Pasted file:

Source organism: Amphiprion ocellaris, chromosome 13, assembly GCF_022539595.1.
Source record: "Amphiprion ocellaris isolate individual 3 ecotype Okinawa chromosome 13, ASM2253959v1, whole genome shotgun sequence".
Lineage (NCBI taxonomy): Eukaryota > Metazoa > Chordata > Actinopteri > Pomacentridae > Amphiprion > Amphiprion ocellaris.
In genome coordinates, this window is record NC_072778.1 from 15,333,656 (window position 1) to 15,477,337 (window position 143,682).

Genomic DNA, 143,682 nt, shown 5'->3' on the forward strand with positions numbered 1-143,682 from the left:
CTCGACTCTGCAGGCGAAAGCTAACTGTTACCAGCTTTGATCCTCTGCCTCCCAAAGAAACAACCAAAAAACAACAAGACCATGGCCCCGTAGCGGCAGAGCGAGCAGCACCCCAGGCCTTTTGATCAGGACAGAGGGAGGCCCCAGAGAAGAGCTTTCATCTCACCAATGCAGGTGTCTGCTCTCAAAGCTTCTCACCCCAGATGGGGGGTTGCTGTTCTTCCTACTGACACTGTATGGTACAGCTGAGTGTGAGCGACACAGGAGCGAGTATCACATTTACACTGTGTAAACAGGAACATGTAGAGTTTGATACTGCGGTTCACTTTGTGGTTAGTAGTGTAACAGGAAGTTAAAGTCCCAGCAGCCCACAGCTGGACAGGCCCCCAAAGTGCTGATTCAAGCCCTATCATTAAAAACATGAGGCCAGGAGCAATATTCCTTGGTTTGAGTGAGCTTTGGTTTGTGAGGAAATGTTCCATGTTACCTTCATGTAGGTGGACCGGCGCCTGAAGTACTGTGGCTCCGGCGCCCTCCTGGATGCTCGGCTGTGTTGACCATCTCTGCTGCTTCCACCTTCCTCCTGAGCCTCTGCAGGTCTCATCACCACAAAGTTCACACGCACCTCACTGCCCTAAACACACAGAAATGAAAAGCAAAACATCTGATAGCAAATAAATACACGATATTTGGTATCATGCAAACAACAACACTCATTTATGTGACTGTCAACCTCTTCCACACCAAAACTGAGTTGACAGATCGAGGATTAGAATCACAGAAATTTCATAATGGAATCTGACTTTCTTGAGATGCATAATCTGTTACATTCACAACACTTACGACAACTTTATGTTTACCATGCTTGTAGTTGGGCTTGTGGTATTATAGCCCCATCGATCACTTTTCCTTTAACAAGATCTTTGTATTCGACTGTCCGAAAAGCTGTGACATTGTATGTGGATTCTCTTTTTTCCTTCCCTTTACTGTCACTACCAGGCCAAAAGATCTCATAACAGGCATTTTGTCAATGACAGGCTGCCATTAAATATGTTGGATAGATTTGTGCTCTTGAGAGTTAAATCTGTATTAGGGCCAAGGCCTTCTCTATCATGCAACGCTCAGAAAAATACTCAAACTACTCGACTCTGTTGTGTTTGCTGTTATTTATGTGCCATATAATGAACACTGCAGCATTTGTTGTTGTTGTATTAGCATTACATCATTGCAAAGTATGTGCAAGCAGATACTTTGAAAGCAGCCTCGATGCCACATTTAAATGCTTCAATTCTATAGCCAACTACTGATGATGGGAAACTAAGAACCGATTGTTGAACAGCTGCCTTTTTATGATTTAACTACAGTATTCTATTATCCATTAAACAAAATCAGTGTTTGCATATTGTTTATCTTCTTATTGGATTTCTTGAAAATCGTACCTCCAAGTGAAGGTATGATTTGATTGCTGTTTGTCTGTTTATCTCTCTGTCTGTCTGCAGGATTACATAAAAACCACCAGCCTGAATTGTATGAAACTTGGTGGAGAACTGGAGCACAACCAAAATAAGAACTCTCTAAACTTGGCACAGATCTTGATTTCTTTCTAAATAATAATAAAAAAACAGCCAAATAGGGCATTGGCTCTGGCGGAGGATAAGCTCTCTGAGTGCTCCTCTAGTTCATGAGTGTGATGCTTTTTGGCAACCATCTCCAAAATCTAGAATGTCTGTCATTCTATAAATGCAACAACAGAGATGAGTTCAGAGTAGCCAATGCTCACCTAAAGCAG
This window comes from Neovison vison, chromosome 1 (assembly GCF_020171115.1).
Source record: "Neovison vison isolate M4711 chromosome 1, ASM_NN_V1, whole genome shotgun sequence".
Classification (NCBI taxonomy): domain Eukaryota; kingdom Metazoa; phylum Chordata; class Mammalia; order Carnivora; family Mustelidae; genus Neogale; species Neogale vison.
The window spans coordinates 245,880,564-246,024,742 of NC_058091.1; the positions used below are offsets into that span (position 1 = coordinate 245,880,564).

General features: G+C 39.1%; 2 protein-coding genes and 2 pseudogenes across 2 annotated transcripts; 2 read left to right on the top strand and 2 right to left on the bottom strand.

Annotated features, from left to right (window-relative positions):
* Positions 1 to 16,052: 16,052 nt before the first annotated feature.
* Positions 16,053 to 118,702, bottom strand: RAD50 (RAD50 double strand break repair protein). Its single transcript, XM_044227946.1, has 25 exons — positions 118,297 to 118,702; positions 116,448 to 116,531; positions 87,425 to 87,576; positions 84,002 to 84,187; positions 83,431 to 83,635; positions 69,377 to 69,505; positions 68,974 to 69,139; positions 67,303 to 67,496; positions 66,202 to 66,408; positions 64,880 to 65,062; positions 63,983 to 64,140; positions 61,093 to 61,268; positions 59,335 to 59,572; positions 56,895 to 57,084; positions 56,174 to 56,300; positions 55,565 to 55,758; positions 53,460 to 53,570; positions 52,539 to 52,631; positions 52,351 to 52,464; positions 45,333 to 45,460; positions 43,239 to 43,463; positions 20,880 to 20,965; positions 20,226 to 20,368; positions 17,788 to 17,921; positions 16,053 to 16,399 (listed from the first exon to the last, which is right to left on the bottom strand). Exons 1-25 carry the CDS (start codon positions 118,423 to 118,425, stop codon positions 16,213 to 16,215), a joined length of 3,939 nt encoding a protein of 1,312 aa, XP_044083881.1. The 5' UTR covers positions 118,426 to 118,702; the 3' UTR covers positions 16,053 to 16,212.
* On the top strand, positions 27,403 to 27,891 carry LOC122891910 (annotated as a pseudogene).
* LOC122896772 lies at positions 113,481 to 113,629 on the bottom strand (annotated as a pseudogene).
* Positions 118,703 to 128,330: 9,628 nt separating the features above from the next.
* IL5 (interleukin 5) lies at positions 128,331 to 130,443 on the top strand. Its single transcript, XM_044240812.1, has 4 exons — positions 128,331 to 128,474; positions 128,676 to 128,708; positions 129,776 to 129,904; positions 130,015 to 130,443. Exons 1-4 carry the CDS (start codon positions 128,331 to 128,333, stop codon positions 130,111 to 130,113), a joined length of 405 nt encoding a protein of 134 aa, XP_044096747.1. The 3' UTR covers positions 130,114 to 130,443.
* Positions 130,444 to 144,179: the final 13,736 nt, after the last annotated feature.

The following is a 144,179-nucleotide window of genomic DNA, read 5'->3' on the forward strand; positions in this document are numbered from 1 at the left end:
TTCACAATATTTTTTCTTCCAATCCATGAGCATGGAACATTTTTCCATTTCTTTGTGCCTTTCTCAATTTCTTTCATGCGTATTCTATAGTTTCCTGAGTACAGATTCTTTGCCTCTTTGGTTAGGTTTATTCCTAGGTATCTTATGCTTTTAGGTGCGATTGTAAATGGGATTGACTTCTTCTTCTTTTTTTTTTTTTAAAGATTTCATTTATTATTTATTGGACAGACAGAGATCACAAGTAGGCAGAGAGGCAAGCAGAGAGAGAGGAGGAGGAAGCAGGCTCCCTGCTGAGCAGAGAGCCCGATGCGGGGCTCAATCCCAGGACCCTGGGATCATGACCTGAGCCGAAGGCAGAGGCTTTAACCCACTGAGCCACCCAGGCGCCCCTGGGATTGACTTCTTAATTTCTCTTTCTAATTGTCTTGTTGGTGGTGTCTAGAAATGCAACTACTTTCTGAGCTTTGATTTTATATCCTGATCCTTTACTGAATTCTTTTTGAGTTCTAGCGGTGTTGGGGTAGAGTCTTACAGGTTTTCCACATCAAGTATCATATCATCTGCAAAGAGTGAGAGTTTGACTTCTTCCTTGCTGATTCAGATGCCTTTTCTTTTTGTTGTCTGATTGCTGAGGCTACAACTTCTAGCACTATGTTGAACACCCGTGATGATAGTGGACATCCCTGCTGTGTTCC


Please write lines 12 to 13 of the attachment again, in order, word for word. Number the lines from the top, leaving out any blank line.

Annotated features, from left to right (window-relative positions):
* Positions 1 to 16,052: 16,052 nt before the first annotated feature.